Instead of permanently singing the Walmart Sankirtan, we should think of innovative ways wherein technology could facilitate the vast mass of self-employed groups. The millions of entrepreneurs involved in retail trade, instead of being abused, as ‘unorganized’ can be made more effective by credit enhancement and price discovery process using mobile telephony. It is not required for Walmart to come here and squeeze our farmers and small manufacturers and sell it to consumers at ‘lower prices’. We can think of leveraging on telecommunication to make all factor markets more efficient and bring down consumer prices.
Reducing Corruption by Technology:
[dropcap color=”#008040″ boxed=”yes” boxed_radius=”8px” class=”” id=””]P[/dropcap]rior to computerised system of reservations Railways were bedevilled with corruption in allotment of berths/seats etc. It used to be told that central Cabinet ministers used to recommend postings of TTE at major stations. But after introduction of software based reservations the level of “subjective” decisions and hence corruption has definitely come down. Similarly in Bengaluru house property taxes can be paid through the net using either credit card or bank transfer. Earlier one has to visit the local office of the corporation and invariably have interactions with officials and bribery becomes part of the scene. But now based on the calculations, one can pay directly through the net.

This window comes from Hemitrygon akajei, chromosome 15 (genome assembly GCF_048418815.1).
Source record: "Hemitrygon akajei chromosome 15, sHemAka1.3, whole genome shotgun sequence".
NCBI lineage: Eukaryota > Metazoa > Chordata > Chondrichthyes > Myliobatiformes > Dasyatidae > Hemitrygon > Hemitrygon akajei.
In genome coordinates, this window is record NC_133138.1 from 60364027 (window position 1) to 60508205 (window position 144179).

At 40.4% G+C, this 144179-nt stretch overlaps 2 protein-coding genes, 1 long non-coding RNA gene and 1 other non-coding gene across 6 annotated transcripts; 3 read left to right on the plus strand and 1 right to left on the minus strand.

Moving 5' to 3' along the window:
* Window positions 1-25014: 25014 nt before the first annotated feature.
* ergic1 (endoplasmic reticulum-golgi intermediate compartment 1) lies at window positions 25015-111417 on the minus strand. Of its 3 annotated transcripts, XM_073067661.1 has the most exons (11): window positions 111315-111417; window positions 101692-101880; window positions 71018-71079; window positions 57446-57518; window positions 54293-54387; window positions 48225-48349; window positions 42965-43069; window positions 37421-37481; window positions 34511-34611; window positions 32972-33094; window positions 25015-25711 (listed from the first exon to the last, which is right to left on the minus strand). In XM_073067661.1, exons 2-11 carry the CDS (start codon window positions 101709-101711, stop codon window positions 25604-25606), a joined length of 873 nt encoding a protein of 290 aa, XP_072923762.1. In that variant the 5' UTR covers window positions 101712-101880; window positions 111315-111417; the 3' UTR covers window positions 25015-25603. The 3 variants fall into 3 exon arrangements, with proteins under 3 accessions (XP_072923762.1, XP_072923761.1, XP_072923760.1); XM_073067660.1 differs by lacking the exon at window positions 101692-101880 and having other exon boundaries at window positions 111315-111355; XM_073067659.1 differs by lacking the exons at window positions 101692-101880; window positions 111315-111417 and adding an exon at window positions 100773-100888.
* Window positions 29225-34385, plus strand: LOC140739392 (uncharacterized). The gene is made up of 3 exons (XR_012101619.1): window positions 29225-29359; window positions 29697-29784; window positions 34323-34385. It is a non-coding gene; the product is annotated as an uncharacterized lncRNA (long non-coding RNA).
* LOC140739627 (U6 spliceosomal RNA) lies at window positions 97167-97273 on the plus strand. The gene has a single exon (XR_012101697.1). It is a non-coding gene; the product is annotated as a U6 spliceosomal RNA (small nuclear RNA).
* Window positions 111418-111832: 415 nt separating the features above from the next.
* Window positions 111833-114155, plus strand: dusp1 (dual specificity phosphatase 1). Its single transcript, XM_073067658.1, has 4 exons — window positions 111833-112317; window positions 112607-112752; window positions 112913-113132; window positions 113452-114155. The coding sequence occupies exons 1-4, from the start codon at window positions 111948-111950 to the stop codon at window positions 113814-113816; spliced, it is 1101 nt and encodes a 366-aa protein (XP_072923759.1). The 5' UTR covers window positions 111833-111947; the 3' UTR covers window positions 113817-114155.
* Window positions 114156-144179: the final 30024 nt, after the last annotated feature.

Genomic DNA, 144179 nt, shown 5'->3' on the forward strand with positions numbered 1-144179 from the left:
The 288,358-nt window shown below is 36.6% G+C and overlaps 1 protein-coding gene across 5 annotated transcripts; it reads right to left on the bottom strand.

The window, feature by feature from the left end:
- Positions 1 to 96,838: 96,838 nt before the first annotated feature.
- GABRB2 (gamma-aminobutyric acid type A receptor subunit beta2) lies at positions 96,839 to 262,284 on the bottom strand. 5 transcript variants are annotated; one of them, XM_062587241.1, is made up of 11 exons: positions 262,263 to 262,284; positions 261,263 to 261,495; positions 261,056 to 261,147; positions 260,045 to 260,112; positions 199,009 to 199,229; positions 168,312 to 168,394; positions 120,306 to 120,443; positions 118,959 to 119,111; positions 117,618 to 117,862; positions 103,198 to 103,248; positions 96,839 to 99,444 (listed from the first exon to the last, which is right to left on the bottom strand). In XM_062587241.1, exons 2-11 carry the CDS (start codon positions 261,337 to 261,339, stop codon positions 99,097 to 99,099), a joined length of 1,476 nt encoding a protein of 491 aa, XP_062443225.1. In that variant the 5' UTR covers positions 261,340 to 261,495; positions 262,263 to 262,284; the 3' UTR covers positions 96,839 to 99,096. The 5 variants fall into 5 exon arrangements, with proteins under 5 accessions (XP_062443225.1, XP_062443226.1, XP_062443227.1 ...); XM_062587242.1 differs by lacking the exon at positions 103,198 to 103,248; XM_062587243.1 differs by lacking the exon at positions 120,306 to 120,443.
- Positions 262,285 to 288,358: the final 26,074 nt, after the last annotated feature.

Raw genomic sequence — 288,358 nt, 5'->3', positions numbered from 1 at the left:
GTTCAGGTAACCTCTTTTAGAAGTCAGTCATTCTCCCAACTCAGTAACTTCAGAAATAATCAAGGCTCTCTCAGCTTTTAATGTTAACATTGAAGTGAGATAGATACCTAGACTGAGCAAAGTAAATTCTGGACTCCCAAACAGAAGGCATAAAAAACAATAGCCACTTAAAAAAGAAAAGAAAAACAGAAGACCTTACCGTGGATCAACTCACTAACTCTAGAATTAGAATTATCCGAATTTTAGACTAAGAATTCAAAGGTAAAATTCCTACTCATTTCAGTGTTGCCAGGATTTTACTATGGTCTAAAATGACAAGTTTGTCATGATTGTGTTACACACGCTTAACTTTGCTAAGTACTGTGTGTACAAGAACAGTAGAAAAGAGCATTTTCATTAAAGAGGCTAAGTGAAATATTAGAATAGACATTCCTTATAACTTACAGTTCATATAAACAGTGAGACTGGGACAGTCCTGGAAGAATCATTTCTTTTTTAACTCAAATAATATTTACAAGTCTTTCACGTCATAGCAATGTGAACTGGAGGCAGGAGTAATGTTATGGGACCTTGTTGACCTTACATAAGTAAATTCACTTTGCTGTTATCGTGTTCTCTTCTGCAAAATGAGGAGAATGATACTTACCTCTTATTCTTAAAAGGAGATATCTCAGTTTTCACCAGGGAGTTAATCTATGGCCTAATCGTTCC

There are many more illustrations to illustrate that technology can be used to reduce corruption.
In our context mobile technology is more useful given the cost and literacy considerations.
Cho S Ramaswamy Visiting Chair Professor of Public policy[CRVCPPP]
An expert in Finance and a two times Fulbright Scholar, Prof. R Vaidyanathan is a much sought after author, speaker and TV commentator on all items related to Money and Finance.